From photographs of heavily-tattooed Russian criminals to prostitutes hanging about balconies and windows, ‘Gaiety’ is not a gleeful comeback in Soviet art bur rather an assumption that dark Soviet humour still pervades. It’s no wonder that the curator entitled the new Saatchi show ‘Gaiety is the most outstanding feature of the Soviet Union,’ a quote from Stalin – the irony here is that it’s all done in jest. I guess when reality is so grim, you have no choice but to find the humour in it. The stars of the show are outcasts, delinquents and comical caricatures – all playing a part in the circus of the damned.
My favorite from the show are the photographs of Sergei Vasiliev. Vasiliev’s photographs of Russia’s hardened criminals lead the pack of ‘Gaiety’. Here the Russian criminals all look serious, a stark contrast to the elaborate graffitti that adorn their bodies from head to toe. Vasiliev worked as a staff photographer in 1948 and also worked as a prison warden.
Tattoing then was illegal so just imagine what these convicts had to do to just get inked up. The tattoos carry coded messages documenting the criminal’s life and also as an act of protest against the Soviet government. I read they used blood and urine for tattoos. I guess when you are silenced, you’ll do anything to speak up.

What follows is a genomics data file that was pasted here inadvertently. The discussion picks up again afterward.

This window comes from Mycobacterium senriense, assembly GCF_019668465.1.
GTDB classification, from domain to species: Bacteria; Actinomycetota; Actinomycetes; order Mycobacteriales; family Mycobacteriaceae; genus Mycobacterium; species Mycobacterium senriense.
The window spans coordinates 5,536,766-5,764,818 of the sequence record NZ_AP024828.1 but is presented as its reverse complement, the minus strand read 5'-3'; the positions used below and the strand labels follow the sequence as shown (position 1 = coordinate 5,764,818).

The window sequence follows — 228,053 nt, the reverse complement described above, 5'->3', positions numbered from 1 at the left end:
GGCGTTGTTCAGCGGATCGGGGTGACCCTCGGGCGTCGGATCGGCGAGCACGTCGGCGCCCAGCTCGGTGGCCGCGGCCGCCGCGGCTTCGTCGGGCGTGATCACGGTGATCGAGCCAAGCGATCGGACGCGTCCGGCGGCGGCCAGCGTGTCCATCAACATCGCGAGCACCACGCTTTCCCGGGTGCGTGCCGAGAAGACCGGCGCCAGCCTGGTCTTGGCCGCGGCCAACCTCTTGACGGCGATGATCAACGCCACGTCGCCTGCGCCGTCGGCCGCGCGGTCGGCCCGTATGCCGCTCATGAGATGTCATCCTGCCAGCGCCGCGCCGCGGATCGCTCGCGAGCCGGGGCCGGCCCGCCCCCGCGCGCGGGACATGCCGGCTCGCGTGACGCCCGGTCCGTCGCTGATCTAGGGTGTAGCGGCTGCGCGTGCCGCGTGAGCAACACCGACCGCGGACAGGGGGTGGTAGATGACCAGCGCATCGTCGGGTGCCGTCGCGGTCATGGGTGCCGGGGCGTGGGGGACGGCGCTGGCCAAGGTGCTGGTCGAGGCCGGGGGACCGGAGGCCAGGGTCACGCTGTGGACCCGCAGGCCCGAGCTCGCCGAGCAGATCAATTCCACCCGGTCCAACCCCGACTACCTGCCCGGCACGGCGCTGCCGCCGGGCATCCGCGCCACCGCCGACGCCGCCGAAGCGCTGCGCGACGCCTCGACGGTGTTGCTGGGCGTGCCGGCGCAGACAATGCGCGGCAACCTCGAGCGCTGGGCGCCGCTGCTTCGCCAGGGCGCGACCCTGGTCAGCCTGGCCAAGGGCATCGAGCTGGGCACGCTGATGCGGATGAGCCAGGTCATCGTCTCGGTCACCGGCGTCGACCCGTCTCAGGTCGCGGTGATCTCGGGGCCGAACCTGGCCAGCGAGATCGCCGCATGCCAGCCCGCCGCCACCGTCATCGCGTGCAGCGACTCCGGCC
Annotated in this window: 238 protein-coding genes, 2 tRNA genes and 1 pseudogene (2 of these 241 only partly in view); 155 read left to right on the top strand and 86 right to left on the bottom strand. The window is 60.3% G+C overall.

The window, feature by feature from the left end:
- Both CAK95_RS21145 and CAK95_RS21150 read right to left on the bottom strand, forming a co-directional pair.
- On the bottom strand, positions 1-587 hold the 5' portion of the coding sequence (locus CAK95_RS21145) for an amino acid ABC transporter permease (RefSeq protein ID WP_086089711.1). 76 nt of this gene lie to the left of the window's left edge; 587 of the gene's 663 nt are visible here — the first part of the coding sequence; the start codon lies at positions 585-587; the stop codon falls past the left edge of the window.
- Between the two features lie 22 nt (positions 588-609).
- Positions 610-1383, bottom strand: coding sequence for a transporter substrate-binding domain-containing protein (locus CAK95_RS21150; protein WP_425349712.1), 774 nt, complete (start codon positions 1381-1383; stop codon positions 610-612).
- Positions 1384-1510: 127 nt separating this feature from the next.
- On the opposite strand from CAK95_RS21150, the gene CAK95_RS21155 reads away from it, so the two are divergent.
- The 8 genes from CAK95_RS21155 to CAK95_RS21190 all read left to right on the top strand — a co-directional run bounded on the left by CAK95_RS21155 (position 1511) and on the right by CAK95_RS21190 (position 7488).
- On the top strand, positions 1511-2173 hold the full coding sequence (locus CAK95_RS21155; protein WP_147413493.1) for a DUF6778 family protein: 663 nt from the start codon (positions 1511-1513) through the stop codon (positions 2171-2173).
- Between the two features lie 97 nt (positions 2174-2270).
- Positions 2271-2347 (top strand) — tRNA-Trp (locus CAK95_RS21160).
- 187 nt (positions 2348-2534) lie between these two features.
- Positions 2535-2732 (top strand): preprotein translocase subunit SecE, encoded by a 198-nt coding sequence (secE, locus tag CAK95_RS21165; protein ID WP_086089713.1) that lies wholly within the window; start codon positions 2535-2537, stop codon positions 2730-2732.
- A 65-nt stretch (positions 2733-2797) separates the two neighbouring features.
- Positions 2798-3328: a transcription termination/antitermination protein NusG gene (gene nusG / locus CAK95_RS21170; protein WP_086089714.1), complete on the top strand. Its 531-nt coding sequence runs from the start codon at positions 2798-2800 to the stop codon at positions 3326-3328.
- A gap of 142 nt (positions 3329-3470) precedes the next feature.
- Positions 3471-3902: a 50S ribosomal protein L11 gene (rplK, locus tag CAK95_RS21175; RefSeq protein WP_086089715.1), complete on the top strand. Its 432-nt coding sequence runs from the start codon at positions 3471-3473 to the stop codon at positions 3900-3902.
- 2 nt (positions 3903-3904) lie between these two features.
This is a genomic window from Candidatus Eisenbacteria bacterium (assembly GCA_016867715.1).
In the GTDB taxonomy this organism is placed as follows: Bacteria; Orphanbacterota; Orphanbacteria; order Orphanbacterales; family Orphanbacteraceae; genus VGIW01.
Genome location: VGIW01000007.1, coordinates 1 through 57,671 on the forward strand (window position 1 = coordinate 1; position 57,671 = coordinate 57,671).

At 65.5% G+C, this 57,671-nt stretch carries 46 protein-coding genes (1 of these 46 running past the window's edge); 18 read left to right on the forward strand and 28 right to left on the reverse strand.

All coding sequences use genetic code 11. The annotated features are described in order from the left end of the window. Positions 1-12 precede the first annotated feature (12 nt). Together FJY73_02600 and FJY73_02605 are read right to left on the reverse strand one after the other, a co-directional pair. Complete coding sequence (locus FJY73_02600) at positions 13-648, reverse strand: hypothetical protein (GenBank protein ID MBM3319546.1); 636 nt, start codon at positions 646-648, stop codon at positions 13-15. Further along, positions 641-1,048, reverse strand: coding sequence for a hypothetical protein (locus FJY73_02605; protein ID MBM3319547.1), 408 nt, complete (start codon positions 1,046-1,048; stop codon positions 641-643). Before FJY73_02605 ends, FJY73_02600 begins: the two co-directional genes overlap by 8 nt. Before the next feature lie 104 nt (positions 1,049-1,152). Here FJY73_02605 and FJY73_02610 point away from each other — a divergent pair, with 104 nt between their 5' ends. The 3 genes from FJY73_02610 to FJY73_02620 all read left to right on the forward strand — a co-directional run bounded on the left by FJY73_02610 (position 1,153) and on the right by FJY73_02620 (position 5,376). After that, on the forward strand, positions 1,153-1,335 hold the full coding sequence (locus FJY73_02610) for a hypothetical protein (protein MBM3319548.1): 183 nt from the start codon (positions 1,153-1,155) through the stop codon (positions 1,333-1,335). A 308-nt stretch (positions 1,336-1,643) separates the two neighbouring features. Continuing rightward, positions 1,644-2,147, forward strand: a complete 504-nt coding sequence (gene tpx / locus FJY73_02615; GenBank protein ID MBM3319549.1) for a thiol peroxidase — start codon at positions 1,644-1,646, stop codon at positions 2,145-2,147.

Gosha Ostretsov’s Criminal Government is a cartoonish depiction of torture. There are male realistic figures, supposedly government officials, with abstract heads and missing limbs, punished or pushed to commit suicide. Each cell is like a staged cartoon show – even the bloodied graffitti on the wall is freakish comedy. Gosha Ostretsov has taken inspiration from comics in order to interpret contemporary Soviet culture and all its bizzareness. Have a look at the Wounded Deer – it’s decapitated head and junkyard mash-up of a body reek of the remnants of the Iron Curtain. The great thing about Wounded Deer is it may speak about the Soviet’s past but it sure hell looks funny.
- The Observer: Gaiety is the most outstanding feature of the Soviet Union
- Sunday Times: Doom with a View
- Financial Times: Post-soviet Survivors by Jackie Wullschlager Staring into the Abyss by Andrew Graham Dixon
- The Independent: The Hammer and Tickle – the dark humour of Soviet art
- Huffington: Russian Art is Hot